But before we start cursing the music-biz execs and their evil bean-counting accountants, consider this: The Universal/Polygram merger could actually turn out to be a good thing for contemporary music. "The good news is that it'll be like 1952 all over again," commented Billboard editor Timothy White in the wake of the merger. "People will take their severance packages and start little labels, just like when Ahmet Ertgun started Atlantic Records with a bunch of artists nobody else wanted."

Indeed, the indie sector of the music business is its fastest rising star. Empowered by affordable recording technologies and a hyper
abundance of entrepreneurial resources, independent music companies are springing up like mushrooms in a moist field. Many of the most important developments in contemporary music, starting with the launch of rock `n' roll, were the result of entrepreneurs at independent record companies taking chances on talents that were often thought of as being too far outside of the mainstream for the major labels to sign.

The fact that Seagram's Universal Music Group wants to sever ties with so many acts is a condemnation of the industry's tendency to sign talent so indiscriminately. The statistics on record sales are dismal. According to the Recording Industry Association of America, 9 out of 10 new record releases fail to recoup their production costs. Nine out of ten - that's a mortality rate that would easily sink any other business. But because of the music's profit-to-cost ratios it's been allowed to exist. One hit fills the coffers fast.

Based on personal observations of Warner Bros. releases over a four month period, I noticed that the label averages 25-30 new releases per month. That's more than one per working day. There's little chance record company marketing departments can give more than scant attention to most of these records. There is simply not enough time nor people on staff to form a strategic plan and then effectively work that plan. Most new artist releases are given a generic marketing plan and thrown against the wall, while the label crosses its fingers hoping they stick.

Faced with this tough reality, the music industry is now downsizing into a more compact, cost-effective version of its former obese self. Big Mac-sized marketing campaigns are out (or, at least, not quite the priority they were) and "we-care-because-you-do" artist development is coming back in as the music industry wakes up to the fact that bands cannot live on hype alone. Perhaps the new Seagram regime will set an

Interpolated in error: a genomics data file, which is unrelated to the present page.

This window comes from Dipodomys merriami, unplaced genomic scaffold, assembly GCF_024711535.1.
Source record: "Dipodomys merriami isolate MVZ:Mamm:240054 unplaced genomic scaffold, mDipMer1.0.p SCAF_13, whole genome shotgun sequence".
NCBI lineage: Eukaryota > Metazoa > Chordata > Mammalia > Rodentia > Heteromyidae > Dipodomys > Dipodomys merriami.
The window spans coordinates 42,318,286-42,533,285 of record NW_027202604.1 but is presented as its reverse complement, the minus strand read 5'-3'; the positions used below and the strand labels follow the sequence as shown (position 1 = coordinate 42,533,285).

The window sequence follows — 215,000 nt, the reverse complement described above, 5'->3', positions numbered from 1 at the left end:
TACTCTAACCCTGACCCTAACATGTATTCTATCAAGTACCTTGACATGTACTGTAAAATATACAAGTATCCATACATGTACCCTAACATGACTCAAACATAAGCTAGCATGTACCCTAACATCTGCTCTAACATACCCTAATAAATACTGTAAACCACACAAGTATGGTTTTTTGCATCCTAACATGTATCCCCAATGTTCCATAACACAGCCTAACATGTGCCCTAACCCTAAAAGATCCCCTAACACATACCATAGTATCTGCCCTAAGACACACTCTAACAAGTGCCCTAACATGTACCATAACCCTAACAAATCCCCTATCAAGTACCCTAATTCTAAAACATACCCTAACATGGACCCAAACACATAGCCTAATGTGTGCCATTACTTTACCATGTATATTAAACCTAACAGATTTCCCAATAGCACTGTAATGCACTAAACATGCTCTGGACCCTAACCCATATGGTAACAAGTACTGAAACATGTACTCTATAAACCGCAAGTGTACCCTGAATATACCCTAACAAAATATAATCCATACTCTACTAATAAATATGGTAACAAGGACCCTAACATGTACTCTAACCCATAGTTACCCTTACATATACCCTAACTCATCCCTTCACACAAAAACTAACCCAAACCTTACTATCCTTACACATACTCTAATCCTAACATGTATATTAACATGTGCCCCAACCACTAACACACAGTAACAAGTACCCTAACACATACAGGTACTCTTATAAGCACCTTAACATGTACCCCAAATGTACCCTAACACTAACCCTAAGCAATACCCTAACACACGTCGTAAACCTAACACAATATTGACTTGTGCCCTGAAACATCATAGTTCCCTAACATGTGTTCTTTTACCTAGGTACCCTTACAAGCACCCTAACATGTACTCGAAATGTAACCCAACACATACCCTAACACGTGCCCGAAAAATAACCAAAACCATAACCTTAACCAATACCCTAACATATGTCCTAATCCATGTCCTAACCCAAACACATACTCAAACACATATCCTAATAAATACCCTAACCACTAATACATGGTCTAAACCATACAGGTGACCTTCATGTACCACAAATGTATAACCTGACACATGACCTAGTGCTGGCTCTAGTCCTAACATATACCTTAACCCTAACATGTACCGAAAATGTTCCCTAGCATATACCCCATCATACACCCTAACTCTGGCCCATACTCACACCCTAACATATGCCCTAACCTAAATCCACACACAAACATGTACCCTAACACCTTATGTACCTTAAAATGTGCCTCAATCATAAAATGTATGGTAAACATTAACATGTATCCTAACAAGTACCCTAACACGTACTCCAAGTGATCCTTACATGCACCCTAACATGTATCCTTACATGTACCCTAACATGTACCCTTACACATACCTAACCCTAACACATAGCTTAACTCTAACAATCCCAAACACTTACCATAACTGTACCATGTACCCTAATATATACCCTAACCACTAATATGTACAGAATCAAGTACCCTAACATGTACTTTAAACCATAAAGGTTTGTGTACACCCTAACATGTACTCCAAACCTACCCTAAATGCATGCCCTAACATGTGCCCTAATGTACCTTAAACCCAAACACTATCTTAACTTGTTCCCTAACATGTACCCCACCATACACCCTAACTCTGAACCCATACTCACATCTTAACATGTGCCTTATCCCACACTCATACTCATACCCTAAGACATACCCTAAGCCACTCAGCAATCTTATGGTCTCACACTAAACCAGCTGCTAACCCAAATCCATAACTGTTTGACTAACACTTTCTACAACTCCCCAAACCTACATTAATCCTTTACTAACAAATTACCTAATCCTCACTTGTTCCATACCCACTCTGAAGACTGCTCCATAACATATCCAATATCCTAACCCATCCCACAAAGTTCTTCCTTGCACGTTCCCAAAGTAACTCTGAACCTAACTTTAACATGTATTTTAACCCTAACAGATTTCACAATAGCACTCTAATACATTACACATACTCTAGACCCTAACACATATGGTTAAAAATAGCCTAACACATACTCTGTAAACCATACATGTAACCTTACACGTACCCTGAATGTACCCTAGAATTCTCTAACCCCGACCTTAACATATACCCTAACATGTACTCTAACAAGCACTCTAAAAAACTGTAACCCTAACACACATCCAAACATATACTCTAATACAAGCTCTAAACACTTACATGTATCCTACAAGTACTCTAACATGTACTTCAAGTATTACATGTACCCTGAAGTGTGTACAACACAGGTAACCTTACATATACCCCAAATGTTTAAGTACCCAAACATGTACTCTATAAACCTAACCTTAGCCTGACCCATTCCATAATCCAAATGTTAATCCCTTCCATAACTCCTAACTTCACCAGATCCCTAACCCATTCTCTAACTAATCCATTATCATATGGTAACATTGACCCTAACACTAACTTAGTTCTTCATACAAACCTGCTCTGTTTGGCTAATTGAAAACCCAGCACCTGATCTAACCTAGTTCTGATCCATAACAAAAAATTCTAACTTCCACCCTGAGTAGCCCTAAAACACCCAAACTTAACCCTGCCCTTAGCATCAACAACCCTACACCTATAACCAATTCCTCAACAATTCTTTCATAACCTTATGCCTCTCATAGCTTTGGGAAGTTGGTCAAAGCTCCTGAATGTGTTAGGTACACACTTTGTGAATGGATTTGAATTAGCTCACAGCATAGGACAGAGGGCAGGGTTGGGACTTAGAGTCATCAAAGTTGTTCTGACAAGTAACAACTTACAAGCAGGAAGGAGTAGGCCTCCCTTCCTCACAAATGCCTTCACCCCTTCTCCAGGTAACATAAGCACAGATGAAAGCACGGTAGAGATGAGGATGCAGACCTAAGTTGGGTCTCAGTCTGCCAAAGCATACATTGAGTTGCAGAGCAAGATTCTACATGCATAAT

example of this new corporate attitude.

Most are unaware that Seagram chief Edgar Bronfman is an armchair songwriter who co-authored Celine Dion's , "To Love You More." It's hard to imagine Time Warner chief Gerald Levin or the head of Bertelsmann or Sony writing a song that would be played on the radio. "The music business is now going to be the most important business to us - which it's not to most of the other companies that are running large entertainment businesses," said Bronfman to the Los Angeles Times earlier this year. "Seagram has corporate management that loves music, loves the music business and loves the creativity of the music business. I think that's a good place for a music company to be." We all hope so.

Peter Spellman, Director
MUSIC BUSINESS SOLUTIONS
http://www.mbsolutions.com

We invite you to visit these industry related websites:

In Hollywood: The website for Working Hollywood http://www.inhollywood.com/ih/

Film Music Magazine http://www.filmmusicmag.com/index.html

ASCAP http://www.ascap.com

BMI http://www.bmi.com

SESAC http://www.sesac.com

The Film Music Network http://www.filmmusic.net

The Songwriters Guild of America (SGA) http://www.songwriters.org/new/home.htm

The Society of Composers & Lyricists (SCL) http://www.filmscore.org

Professional Composers of America (PCA) http://www.procomposers.org

The Music Industry Pages http://www.musicindustry.com

Music Network USA http://www.mnusa.com

Recording Industry Association of America (RIAA) http://www.riaa.com

Liquid Audio http://www.liquidaudio.com

Real Audio http://www.real.com